Probably by Friday, PM Noda is expected to make his final decision (foregone conclusion, as we all know). And then he’s off to Mexico, I hear, to attend G20 meeting.

You can also view the translation of @twitnonukes webpage at this blog.

=  ~  =  ~  =  ~  =  ~  =  ~  =  ~  =  ~  =  ~  =  ~  =  ~  =  ~  =  ~  =

Panel to suspend work on devising basic policy on use of nuclear power

TOKYO, June 12, Kyodo

The government’s nuclear panel said Tuesday it will suspend work on devising a basic policy on the use of nuclear power, after acting in a manner that could raise questions over the fairness of its decision making.

The Japan Atomic Energy Commission has been under fire for holding numerous study meetings only with promoters of nuclear power, such as utilities, and even distributing to them a draft report on nuclear fuel cycle policy options.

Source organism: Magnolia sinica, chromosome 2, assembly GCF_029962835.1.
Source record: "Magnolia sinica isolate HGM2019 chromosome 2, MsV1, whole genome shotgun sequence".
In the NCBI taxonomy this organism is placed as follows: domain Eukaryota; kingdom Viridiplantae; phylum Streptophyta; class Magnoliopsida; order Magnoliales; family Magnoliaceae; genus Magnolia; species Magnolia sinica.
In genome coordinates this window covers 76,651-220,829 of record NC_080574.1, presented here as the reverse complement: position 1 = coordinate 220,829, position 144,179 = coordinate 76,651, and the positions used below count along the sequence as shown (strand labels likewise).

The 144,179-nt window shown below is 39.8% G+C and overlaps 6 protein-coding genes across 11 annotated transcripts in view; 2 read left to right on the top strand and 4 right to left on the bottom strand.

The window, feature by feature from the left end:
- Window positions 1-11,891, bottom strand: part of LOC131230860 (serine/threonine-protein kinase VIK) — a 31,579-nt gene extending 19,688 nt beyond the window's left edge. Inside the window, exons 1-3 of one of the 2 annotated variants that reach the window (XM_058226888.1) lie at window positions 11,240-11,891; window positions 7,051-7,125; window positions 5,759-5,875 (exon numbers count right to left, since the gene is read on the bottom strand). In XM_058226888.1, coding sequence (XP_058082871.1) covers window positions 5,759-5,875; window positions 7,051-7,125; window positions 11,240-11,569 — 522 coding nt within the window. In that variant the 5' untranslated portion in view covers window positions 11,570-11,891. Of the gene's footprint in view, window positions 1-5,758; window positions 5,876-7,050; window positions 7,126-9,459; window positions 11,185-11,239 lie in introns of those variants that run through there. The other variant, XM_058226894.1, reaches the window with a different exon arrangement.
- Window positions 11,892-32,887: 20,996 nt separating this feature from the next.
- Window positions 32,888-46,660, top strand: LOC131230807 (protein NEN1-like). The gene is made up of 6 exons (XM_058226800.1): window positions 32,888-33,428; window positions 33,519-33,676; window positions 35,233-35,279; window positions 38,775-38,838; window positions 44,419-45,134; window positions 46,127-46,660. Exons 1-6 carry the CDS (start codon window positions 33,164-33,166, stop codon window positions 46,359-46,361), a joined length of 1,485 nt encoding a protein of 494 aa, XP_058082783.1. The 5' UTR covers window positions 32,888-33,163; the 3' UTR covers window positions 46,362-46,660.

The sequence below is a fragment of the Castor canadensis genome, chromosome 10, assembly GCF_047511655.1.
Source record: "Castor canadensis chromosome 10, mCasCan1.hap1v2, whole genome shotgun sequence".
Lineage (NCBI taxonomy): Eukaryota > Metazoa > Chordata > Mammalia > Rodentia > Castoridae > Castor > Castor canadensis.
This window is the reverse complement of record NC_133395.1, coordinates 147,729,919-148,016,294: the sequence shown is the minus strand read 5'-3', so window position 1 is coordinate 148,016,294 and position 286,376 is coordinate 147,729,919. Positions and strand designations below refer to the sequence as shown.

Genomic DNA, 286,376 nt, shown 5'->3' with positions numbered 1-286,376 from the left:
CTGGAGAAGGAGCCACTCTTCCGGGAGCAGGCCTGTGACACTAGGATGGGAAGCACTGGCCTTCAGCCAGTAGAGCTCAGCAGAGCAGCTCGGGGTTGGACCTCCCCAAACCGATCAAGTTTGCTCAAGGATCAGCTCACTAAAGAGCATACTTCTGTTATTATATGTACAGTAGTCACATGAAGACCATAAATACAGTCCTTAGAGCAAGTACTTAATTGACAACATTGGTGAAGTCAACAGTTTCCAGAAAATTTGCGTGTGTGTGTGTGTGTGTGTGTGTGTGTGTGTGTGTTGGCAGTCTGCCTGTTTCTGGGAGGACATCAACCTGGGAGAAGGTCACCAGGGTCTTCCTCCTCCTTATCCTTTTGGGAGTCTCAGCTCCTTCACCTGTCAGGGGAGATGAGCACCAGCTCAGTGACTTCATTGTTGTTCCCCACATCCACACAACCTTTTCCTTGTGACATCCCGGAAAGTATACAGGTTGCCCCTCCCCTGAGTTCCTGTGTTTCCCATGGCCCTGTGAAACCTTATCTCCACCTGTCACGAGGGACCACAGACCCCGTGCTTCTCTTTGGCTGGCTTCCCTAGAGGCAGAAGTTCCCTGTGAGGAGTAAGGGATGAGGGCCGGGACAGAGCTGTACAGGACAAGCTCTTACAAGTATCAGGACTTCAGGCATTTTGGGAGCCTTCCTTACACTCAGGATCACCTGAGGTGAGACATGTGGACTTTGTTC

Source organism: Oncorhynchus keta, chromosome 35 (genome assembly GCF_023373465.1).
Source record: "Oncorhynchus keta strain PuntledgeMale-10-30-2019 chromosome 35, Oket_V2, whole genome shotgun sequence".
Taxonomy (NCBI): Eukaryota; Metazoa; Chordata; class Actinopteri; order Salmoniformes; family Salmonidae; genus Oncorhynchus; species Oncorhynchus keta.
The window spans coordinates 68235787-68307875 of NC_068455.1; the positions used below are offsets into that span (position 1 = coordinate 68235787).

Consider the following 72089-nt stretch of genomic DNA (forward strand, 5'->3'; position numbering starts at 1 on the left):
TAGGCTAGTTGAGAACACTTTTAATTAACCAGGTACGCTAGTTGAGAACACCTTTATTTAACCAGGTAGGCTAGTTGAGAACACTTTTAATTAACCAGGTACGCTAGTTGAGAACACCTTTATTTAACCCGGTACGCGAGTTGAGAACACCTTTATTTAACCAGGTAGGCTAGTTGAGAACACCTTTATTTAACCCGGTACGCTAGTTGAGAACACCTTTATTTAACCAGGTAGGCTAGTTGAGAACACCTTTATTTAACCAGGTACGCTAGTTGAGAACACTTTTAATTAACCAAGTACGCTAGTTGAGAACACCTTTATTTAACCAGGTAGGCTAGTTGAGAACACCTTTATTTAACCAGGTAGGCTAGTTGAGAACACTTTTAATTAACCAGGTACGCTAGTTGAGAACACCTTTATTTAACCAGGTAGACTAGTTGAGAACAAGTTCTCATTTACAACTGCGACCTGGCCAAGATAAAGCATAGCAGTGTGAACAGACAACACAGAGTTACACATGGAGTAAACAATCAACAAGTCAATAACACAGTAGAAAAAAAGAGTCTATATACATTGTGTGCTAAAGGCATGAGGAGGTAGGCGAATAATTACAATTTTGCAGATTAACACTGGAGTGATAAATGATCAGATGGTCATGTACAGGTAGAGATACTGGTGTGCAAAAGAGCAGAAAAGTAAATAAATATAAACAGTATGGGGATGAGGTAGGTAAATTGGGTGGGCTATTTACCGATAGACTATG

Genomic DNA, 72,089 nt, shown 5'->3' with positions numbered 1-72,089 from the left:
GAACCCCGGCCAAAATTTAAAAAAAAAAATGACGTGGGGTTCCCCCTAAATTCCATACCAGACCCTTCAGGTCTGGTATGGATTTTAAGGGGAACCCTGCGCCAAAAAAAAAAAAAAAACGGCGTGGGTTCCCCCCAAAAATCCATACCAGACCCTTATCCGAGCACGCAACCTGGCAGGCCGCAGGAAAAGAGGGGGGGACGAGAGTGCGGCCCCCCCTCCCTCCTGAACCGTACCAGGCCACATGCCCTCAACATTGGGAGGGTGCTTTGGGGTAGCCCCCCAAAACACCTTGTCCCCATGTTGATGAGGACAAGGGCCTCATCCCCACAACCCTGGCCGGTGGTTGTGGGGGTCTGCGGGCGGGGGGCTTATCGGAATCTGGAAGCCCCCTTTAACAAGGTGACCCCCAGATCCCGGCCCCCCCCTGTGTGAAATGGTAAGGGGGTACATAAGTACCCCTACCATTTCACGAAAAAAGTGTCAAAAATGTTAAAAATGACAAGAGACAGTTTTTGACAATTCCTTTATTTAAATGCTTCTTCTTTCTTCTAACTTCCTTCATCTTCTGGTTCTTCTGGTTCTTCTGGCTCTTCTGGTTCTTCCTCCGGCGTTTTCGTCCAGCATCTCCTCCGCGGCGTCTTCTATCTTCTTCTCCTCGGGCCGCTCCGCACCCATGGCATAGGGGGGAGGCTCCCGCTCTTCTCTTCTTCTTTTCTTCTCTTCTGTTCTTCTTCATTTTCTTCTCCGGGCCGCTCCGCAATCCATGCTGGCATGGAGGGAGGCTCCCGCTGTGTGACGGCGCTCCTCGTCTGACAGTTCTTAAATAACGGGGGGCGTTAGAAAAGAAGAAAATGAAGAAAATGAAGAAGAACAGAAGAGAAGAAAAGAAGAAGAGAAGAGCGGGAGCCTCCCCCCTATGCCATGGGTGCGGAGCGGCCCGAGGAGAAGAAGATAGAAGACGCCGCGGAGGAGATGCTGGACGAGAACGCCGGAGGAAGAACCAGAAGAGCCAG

The panel, led by Shunsuke Kondo, decided to stop moving ahead with its key task for the time being as the existence of the commission itself has been questioned following the revelation of the study meetings held behind closed doors.

 Read the entire article at:

=  ~  =  ~  =  ~  =  ~  =  ~  =  ~  =  ~  =  ~  =  ~  =  ~  =  ~  =  ~  =

Professor Yukio Hayakawa Takes #Radioactive Drive in Namie-machi, Iitate-mura in #Fukushima, and Finds Young Policemen at High-Radiation Checkpoint

Professor Hayakawa woke up on Monday June 11 and decided to drive to Namie-machi and Iitate-mura in Fukushima Prefecture with his personal survey meter and two pieces of bread for lunch.

津島小学校 on TwitpicI noticed he was up somewhere in Fukushima when I saw his tweetyesterday with his survey meter showing 8.157 microsieverts/hour with a school building in the background. “Tsushima Elementary School”, he wrote. It did turn out to be the school in Tsushima District of Namie-machi.

Hayakawa says in his series of tweets that it took him 14 hours round-trip from Saitama Prefecture, from 6 in the morning to 8 at night.

Article continues at:

=  ~  =  ~  =  ~  =  ~  =  ~  =  ~  =  ~  =  ~  =  ~  =  ~  =  ~  =  ~  =

From ENENEWS at:

Japan Times Interview: “In some ways, I believe Fukushima exceeds the level 7 rating as there are 4 reactors involved”